Why so many smart kids are cheating on tests.
Why so many smart kids are cheating on tests.
The failed deposal of a university president.
A year at a “low-performing” high school in San Francisco.
Adolescent desires and yearnings permeate the memories of an all-boys academy.
"At school, we were allowed to wear costumes but were not allowed to bring treats. So we'd made the most of it -- we wore our costumes, we overcrowded the hallways with streams of sleepy ghosts. And often, through the punctured eyeholes of our masks, we tried to imagine how things might be if only we had girls. We envisioned an influx of princesses, maybe a witch or two or three positioned by the lockers. But we were an academy, an all-boys academy, and the possibility of both girls and treats were, in Principal Foster's eyes, completely out of the question."
A classroom of troubled children take a trip to a bowling alley.
"Mr. Chiasson shouted at him to stop. When he wouldn’t Mr. Chiasson seized his shoulder and shook it. Then he moved over to Ryan. Ryan’s snoring head lay on his desk. Mr. Chiasson never tried to wake him when he fell asleep. One day a supply teacher covering for Mr. Chiasson made the mistake of waking him up and he bashed a bowling trophy over her head. They had to get a new trophy, and a new supply teacher."
A call for making a living with your hands.
On the relationship between Stanford and Silicon Valley.
Not exactly Valentine's Day: an English professor in Chicago, lost in grief, begins dating a student.
"I can't even figure out what it is in Eric, why he sometimes reminds me of my old boyfriend. It's something in the way their faces shift, but I can never pin it down to a feeling or a cause. It surprises me right out of sleep."
Ethnicity and primary education in Bosnia & Herzegovina.
Part of Guernica’s ‘Writer’s Bloc’ series.
The present and future collide with the romance,collaboration, and tensions of two college classmates.
"Right now, the beanbag thunks into Scott’s left palm. His eyes still itch and he feels the grief he’ll feel again at the end of the semester. A ghost Scott moves to shut the dorm room door. If he closes the door, he and Tony will never meet. Tony will never learn how to hurt Scott in a way that only he can be hurt. Tony will never hurt him in a way that anyone can be hurt."
In 1988, 59 fifth graders in Washington D.C. were promised a free college education. This is the story of what followed.
A high school band teacher engages in a psychological battle with an earnest yet musically-challenged student.
"Mr. Helmholtz started to shout after Plummer, to bring him back and tell him bluntly that he didn’t have the remotest chance of getting out of C Band ever; that he would never be able to understand that the mission of a band wasn’t simply to make noises, but to make special kinds of noises. But Plummer was off and away."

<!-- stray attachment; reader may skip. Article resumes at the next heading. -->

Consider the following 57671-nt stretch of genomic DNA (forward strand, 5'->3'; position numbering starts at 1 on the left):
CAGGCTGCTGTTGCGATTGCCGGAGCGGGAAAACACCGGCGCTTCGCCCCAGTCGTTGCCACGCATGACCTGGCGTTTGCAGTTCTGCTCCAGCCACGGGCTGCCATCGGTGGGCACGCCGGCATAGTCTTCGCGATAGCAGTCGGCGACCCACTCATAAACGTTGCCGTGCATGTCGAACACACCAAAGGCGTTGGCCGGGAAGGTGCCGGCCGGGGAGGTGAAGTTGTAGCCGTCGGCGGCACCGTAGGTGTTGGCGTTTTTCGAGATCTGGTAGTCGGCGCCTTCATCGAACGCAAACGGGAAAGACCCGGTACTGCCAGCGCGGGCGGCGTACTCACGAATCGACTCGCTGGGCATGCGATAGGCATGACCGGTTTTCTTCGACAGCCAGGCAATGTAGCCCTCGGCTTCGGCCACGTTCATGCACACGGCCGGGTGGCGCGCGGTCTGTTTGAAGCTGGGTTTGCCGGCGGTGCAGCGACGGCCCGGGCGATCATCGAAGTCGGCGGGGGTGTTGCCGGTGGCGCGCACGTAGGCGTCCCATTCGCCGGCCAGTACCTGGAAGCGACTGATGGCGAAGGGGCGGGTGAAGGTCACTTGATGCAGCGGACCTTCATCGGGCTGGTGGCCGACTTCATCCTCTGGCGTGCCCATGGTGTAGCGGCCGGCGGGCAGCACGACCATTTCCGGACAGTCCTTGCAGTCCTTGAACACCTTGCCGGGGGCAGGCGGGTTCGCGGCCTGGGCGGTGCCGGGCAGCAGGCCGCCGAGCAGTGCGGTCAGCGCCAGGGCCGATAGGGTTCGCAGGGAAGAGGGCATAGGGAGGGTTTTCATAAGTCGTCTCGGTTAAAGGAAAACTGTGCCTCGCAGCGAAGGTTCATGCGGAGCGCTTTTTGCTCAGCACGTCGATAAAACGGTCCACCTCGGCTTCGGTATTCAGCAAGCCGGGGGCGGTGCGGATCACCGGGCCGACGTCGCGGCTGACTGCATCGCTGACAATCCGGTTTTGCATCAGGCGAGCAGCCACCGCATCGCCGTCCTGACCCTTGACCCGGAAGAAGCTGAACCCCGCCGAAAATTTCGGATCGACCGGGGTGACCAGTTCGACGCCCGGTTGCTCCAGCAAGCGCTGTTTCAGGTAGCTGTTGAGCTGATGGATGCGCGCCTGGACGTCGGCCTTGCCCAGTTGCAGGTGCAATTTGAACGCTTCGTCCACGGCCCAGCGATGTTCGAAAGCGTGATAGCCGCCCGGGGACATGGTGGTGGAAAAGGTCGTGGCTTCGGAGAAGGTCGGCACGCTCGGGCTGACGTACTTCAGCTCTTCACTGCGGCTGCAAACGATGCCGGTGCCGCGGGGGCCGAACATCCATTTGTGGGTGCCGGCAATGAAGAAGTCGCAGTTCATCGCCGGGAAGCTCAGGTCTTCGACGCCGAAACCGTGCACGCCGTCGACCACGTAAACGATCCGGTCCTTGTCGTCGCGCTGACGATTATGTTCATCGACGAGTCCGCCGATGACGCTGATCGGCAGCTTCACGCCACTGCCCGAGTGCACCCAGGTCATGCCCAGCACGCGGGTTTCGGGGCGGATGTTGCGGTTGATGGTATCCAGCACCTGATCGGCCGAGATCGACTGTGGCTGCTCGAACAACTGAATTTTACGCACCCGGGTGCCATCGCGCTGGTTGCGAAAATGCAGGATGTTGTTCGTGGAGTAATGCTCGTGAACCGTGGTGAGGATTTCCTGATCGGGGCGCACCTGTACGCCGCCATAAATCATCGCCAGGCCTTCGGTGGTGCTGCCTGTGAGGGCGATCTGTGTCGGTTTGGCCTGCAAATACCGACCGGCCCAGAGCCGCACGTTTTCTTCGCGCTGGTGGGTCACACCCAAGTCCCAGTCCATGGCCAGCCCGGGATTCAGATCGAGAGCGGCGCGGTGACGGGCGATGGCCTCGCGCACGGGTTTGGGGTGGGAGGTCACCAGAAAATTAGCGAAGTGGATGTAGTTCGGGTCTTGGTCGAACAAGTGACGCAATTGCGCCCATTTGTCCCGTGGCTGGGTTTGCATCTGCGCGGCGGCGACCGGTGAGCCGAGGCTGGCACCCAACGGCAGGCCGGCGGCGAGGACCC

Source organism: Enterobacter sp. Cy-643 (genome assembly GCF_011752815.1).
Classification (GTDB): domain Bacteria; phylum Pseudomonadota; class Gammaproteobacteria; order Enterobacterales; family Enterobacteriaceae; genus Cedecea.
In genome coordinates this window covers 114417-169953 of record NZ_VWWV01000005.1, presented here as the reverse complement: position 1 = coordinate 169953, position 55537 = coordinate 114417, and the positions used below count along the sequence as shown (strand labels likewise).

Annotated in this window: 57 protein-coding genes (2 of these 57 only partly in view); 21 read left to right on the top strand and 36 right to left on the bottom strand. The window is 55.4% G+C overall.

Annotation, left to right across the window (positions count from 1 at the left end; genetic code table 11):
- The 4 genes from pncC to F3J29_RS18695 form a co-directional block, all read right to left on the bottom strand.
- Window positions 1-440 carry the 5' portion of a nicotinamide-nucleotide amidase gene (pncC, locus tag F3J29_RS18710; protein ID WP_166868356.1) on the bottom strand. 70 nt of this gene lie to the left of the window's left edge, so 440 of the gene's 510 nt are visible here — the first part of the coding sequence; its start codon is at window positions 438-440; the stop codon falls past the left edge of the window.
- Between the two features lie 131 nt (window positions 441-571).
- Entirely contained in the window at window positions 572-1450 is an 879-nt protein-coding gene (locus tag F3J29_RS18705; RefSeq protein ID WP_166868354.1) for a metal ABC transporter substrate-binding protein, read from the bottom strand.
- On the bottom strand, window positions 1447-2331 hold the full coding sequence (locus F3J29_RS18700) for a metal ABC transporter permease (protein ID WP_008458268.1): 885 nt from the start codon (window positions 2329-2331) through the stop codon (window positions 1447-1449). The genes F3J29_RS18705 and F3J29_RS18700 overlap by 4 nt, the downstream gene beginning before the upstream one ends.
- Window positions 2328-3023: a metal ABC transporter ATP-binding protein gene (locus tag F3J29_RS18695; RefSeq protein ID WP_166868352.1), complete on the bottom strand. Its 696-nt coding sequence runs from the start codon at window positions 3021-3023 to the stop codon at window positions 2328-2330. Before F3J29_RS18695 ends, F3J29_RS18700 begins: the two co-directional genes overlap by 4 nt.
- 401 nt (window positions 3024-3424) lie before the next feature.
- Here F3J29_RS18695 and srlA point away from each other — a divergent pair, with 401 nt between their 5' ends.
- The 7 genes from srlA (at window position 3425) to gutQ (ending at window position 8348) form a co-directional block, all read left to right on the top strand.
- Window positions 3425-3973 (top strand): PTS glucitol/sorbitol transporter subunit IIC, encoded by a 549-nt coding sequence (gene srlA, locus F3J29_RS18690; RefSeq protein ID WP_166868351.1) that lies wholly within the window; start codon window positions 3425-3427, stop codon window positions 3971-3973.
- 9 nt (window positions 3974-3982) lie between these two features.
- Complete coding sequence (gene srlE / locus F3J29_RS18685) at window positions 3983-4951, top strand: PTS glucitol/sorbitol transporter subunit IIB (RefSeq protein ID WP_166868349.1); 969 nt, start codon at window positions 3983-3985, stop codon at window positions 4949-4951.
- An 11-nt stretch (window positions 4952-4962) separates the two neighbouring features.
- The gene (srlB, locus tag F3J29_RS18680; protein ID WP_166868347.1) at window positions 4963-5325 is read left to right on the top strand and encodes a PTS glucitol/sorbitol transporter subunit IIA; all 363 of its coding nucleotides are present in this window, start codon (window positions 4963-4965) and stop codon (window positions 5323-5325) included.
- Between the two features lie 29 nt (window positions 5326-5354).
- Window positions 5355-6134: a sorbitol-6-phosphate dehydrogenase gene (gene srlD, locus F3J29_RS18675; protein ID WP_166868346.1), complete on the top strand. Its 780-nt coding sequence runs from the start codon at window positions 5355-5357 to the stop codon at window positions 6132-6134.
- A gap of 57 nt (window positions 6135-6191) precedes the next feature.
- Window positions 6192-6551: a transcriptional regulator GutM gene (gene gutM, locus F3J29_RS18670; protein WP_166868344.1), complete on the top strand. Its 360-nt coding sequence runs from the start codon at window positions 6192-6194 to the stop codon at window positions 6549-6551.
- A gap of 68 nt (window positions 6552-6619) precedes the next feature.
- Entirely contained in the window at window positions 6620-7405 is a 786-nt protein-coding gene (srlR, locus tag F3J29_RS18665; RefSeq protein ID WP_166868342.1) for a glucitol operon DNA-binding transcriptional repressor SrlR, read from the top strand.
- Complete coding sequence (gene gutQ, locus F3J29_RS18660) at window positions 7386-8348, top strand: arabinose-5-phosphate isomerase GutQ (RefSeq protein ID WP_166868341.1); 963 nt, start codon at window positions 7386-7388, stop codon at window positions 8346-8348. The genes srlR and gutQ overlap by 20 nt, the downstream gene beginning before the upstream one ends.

On Al Vernacchio, the best sex ed teacher in America.
How American higher education became a summer camp doubling as a debt factory.
A substitute teacher entices and repels her students with mysterious "substitute facts."
"'Pyramids,' Miss Ferenczi said, still looking past the window. 'I want you to think about pyramids. And what was inside. The bodies of the pharaohs, of course, and their attendant treasures. Scrolls. Perhaps,' Miss Ferenczi said, her face gleeful but unsmiling, 'these scrolls were novels for the pharaohs, helping them to pass the time in their long voyage through the centuries. But then, I am joking.'"
Alumni report in secret on Delphian, the mysterious boarding school that Scientology built in the mountains of Oregon.
From Winesburg, Ohio, this classic short stands as a model of character description and authorial empathy.
"The story of Wing Biddlebaum's hands is worth a book in itself. Sympathetically set forth it would tap many strange, beautiful qualities in obscure men. It is a job for a poet."
A year with an autistic 20-year-old.
Inside the lives of students at an elite Beijing high school in the months leading up to gaokao, literally “high test,” the national university admittance exam.
What becomes of Asian-American overachievers after the test-taking ends?
With fewer and fewer students having the income necessary to pay back loans (except through the use of more consumer debt), a massive default looks closer to inevitable.
On the emerging student loan bubble.
What happens in the classroom when a state begins to evaluate all teachers, at every grade level, based on how well they “grow” their students’ test scores? Colorado is about to find out.
Ramón González’s middle school is a model for how an empowered principal can transform a troubled school. But can he maintain that momentum when the forces of reform are now working against him?
Cathie Black, former magazine executive, currently Bloomberg’s hand-picked Chancellor of New York City schools
Part two of the history of the Educational Testing Service.